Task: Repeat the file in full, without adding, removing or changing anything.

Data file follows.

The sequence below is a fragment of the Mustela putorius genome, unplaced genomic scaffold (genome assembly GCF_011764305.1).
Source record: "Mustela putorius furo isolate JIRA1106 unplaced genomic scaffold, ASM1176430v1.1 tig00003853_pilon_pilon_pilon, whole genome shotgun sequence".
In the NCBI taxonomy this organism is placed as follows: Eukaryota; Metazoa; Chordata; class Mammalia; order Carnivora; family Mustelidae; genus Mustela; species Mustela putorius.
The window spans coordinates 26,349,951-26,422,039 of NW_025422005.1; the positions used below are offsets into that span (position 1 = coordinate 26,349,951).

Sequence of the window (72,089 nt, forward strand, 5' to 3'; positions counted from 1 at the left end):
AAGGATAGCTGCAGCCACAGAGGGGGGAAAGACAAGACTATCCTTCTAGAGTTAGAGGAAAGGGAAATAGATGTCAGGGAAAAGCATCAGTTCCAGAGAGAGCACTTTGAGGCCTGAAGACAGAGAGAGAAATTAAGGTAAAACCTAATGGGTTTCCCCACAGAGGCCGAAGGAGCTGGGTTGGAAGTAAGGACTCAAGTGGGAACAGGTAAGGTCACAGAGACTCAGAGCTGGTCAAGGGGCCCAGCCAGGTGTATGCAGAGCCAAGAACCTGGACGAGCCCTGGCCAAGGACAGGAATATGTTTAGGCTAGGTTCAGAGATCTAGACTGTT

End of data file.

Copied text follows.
The sequence below is a fragment of the Mustela putorius genome, unplaced genomic scaffold (genome assembly GCF_011764305.1).
Source record: "Mustela putorius furo isolate JIRA1106 unplaced genomic scaffold, ASM1176430v1.1 tig00003853_pilon_pilon_pilon, whole genome shotgun sequence".
In the NCBI taxonomy this organism is placed as follows: Eukaryota; Metazoa; Chordata; class Mammalia; order Carnivora; family Mustelidae; genus Mustela; species Mustela putorius.
The window spans coordinates 26,349,951-26,422,039 of NW_025422005.1; the positions used below are offsets into that span (position 1 = coordinate 26,349,951).

Sequence of the window (72,089 nt, forward strand, 5' to 3'; positions counted from 1 at the left end):
AAGGATAGCTGCAGCCACAGAGGGGGGAAAGACAAGACTATCCTTCTAGAGTTAGAGGAAAGGGAAATAGATGTCAGGGAAAAGCATCAGTTCCAGAGAGAGCACTTTGAGGCCTGAAGACAGAGAGAGAAATTAAGGTAAAACCTAATGGGTTTCCCCACAGAGGCCGAAGGAGCTGGGTTGGAAGTAAGGACTCAAGTGGGAACAGGTAAGGTCACAGAGACTCAGAGCTGGTCAAGGGGCCCAGCCAGGTGTATGCAGAGCCAAGAACCTGGACGAGCCCTGGCCAAGGACAGGAATATGTTTAGGCTAGGTTCAGAGATCTAGACTGTT